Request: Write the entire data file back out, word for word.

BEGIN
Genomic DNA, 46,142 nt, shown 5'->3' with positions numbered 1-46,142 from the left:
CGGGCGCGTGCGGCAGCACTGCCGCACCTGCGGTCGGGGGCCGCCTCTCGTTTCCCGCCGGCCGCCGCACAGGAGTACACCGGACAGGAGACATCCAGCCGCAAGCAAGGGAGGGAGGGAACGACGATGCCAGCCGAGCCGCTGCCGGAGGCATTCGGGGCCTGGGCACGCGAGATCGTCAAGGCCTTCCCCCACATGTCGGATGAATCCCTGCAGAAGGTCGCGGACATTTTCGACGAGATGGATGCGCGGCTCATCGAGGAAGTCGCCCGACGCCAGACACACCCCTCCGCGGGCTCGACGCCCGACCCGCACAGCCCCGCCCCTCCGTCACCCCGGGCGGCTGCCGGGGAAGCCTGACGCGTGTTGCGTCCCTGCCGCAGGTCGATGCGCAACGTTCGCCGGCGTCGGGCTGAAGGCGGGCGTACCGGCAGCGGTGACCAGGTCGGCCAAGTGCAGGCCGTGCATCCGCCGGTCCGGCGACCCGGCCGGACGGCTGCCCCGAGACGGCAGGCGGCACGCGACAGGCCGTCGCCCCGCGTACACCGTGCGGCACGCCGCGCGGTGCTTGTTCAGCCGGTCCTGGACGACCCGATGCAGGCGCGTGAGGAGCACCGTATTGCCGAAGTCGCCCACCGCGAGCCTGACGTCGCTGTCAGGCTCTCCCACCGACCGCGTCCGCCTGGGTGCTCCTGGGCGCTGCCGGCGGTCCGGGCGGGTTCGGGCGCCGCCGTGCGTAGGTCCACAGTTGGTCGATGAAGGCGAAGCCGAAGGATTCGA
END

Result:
Genomic DNA, 46,142 nt, shown 5'->3' with positions numbered 1-46,142 from the left:
CGGGCGCGTGCGGCAGCACTGCCGCACCTGCGGTCGGGGGCCGCCTCTCGTTTCCCGCCGGCCGCCGCACAGGAGTACACCGGACAGGAGACATCCAGCCGCAAGCAAGGGAGGGAGGGAACGACGATGCCAGCCGAGCCGCTGCCGGAGGCATTCGGGGCCTGGGCACGCGAGATCGTCAAGGCCTTCCCCCACATGTCGGATGAATCCCTGCAGAAGGTCGCGGACATTTTCGACGAGATGGATGCGCGGCTCATCGAGGAAGTCGCCCGACGCCAGACACACCCCTCCGCGGGCTCGACGCCCGACCCGCACAGCCCCGCCCCTCCGTCACCCCGGGCGGCTGCCGGGGAAGCCTGACGCGTGTTGCGTCCCTGCCGCAGGTCGATGCGCAACGTTCGCCGGCGTCGGGCTGAAGGCGGGCGTACCGGCAGCGGTGACCAGGTCGGCCAAGTGCAGGCCGTGCATCCGCCGGTCCGGCGACCCGGCCGGACGGCTGCCCCGAGACGGCAGGCGGCACGCGACAGGCCGTCGCCCCGCGTACACCGTGCGGCACGCCGCGCGGTGCTTGTTCAGCCGGTCCTGGACGACCCGATGCAGGCGCGTGAGGAGCACCGTATTGCCGAAGTCGCCCACCGCGAGCCTGACGTCGCTGTCAGGCTCTCCCACCGACCGCGTCCGCCTGGGTGCTCCTGGGCGCTGCCGGCGGTCCGGGCGGGTTCGGGCGCCGCCGTGCGTAGGTCCACAGTTGGTCGATGAAGGCGAAGCCGAAGGATTCGA